Day 20: Las Vegas, NV to Mammoth Lakes, CA
Leaving Las Vegas we had two choices: a quick run to the coast or a ramble into the Sierras. It could have gone either way but we chose the latter. And, sitting here by a fire and typing up these words I am glad we made the choice we did.
20 minutes north of Vegas on 95 and we were out in some serious desert (the kind of desert where the mobsters dump the bodies). And this desert continued for quite a long time with some scrubby bushes, interesting cactuses and dusty mountains to both sides. At a small, indiscrete road Corey told me to make a left heading straight west into California. There was no tar on the road and a sign said not to go over 35MPH. Another sign said not to expect gas for 56 miles. The road led into the dusty mountains and I noticed that oncoming cars had big canisters of gas and water strapped to their sides. Not the sign I was looking for.
As the road began to switchback I questioned Corey’s route. She asked if I would prefer going through Death Valley. I would have come back with a good one, but right then the road began to narrow to such a degree I was concerned our car might scrape against some cliffs. The switchbacks continued and desert became short trees which became small forests and the temperature dropped to below 80. And still we climbed and just when the view became good, we dropped and the forest faded as the heat rose. Around one bend there was a pull out and some ruins. A small sign said that there was once a small mining town there (Palmetto). We explored and in doing so found many rusted tin cans and pottery shards (could have been a few days old, could have been a few thousand years old). Another family was also playing around the bricks and it felt good to be on this crazy road somewhere between Nevada and California.
I am not sure exactly when we entered California as there was no sign greeting us. This distressed me a little and I felt cheated out of knowing the exact moment when you cross into a new state. The road in California was even windier than before and filled with dips that sometimes prevented me from seeing beyond a few feet of pavement (like a ship cresting a wave). One bend warned of a single lane ahead. Just to be on the safe side I beeped my horn just before making the turn and was surprised to hear an answering honk. Another piece of road found a group of cows being herded across the street by men on horseback. For a moment I feared that I took a wrong turn into the past century. The only real blemish to the trip was us not having time to check out the Ancient Bristle Pine Cone area (7,000 year old living tress, the oldest living plants in the world). On the plus side we have a good reason now to come back.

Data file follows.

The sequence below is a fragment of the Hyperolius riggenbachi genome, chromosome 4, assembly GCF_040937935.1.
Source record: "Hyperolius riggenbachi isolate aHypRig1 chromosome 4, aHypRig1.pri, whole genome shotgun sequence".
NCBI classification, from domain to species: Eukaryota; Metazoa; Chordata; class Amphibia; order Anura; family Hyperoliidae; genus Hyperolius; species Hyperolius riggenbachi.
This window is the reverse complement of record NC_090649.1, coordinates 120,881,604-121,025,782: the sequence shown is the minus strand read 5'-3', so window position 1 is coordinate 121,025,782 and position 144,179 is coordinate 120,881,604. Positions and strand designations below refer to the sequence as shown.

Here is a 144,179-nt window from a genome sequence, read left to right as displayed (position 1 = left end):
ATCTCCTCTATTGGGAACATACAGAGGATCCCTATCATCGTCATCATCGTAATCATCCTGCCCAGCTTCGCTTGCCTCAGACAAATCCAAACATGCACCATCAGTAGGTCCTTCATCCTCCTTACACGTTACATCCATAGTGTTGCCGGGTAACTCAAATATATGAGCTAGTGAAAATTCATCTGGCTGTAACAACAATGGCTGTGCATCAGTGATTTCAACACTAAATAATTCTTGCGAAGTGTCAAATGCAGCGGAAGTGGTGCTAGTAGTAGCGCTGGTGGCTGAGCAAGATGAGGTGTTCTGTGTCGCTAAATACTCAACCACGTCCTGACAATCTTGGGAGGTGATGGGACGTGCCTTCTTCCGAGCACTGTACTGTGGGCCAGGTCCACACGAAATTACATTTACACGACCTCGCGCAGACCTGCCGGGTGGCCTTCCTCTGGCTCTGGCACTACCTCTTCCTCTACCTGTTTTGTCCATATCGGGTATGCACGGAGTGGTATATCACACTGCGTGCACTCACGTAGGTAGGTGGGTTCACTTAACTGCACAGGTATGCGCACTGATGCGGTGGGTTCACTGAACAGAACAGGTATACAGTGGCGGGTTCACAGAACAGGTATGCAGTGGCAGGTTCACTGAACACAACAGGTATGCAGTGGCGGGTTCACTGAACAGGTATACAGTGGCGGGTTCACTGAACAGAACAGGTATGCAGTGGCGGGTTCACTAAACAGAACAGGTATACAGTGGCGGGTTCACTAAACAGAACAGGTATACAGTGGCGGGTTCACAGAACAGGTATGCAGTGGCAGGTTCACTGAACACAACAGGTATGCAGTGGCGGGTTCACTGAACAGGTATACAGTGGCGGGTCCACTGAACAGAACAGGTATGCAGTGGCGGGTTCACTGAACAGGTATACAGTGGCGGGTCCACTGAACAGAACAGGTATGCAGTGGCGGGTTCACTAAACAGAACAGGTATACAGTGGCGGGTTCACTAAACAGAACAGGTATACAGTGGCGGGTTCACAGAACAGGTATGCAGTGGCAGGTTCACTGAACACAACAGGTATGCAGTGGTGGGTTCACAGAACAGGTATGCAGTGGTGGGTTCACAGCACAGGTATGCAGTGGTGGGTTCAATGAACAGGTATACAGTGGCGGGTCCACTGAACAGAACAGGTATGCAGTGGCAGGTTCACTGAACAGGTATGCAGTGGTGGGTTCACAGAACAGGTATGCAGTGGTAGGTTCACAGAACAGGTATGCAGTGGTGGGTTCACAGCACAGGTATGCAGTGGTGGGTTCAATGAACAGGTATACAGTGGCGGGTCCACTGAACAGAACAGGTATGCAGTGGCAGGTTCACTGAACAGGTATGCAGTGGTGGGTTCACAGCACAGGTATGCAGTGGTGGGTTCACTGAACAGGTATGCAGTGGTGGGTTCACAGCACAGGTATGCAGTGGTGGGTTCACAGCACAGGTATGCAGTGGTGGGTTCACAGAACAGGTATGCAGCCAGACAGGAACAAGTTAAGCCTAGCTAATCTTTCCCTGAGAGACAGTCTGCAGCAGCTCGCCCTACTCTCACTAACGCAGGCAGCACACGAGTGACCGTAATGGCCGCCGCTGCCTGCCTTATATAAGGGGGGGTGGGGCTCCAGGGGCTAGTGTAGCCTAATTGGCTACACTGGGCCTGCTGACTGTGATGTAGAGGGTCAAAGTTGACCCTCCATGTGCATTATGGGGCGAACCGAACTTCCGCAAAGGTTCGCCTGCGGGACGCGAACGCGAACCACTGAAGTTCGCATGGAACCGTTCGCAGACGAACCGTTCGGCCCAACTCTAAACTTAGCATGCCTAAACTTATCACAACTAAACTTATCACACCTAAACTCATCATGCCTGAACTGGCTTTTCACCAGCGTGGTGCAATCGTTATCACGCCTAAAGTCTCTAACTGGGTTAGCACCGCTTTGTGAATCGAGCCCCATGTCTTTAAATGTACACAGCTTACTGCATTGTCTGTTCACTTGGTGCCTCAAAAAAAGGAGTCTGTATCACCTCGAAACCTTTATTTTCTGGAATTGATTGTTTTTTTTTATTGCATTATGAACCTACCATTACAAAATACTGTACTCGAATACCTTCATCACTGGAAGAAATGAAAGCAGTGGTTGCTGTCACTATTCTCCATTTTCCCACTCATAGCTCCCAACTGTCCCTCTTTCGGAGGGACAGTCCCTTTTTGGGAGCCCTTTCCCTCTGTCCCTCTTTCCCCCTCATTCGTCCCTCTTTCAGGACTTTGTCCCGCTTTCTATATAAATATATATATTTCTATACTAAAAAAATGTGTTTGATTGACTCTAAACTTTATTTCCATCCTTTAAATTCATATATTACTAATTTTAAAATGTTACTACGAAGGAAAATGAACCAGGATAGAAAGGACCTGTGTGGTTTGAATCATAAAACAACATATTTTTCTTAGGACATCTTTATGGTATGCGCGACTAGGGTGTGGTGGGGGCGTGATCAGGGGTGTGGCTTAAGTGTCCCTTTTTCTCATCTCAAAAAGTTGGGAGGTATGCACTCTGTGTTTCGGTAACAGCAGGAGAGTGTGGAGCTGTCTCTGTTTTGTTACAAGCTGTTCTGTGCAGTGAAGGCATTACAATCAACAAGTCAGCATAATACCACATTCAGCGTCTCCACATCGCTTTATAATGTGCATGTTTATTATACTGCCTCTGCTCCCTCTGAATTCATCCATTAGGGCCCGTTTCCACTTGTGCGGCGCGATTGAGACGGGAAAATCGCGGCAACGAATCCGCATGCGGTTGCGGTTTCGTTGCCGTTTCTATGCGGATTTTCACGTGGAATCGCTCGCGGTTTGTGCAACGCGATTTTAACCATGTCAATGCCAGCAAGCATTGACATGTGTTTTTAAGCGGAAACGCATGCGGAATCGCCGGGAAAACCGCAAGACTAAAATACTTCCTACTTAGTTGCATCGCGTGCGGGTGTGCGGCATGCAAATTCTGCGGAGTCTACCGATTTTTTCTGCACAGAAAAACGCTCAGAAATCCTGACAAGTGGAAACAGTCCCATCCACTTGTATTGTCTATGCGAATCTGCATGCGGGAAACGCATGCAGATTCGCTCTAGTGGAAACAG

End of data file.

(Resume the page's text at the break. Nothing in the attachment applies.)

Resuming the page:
Eventually we came to 395 and everything was green and prosperous looking. In Owens Valley (more things to make me homesick, we also looked for Glen’s brewery, Jean’s bookshop, and Griffin’s art studio) the Sierras were to our left, the dusty Nevada mountains to the right. Tired we stumbled into Mammoth Lakes and decided to spend a few days here before heading to Yosemite on Sunday (a good day to find campsites).
Day 21: Mammoth Lakes, California
We woke up today happy to be in the Sierras. Henna overslept, I read and texted my dad and a friend in Wisconsin, and Corey joined me for a cup of coffee. Before leaving for the day’s adventure I asked an older couple advice regarding possible area hikes. John and I started talking (and his companion talked to Corey) and I soon found out that he served as a crew member on Air Force One for six presidents (Eisenhower insisted on being called general, Ford was very friendly and often draped an arm over his shoulders, Johnson was feared by everyone except his wife and J. Edgar Hoover, Carter was a stick in the mud). John was a good guy to talk to but baited me into political discussions (Me: “I love camping.” Him: “It’s all going to go away (high gas prices) if we reelect this Marxist President.”) A good balance to John was his wife whom heads a non-profit focused on helping high school drop outs get their GED. While Corey and her talked about the need for a more comprehensive approach to education, John and I debated whether or not death panels were going to decide my future health options.
Our day later involved standing next to a fault line, a long wait for a bus, a crazy standing room only bus ride down from a mountain, and a cool hike leading to Rainbow Falls and Devil’s Postpile National Monument. It all felt like what I imagine Yosemite to feel like for a reason; prior to the early 20th century it was part of the national park. Mining interests, however, wanted to exploit the area and select parcels of land where kicked out of the park (and then later protected as a national monument). You are not allowed to drive the road in (probably due to it being one lane for a few stretches) and for that reason we paid for a shuttle to take us to the trail head. While waiting we met a married couple from Anchorage and found out that he is a special education teacher who works primarily with children that have autism. Another commonality was that her birthday is close to Corey and her father works very hard as a freelance writer (but has a different day job). They were headed off on a three night excursion with tripods and expensive camera gear in order to reproduce Ansel Adams work. Many of his photos feature lakes in this area. The hiking was good, the return bus trip scary, and laundry was postponed for another day.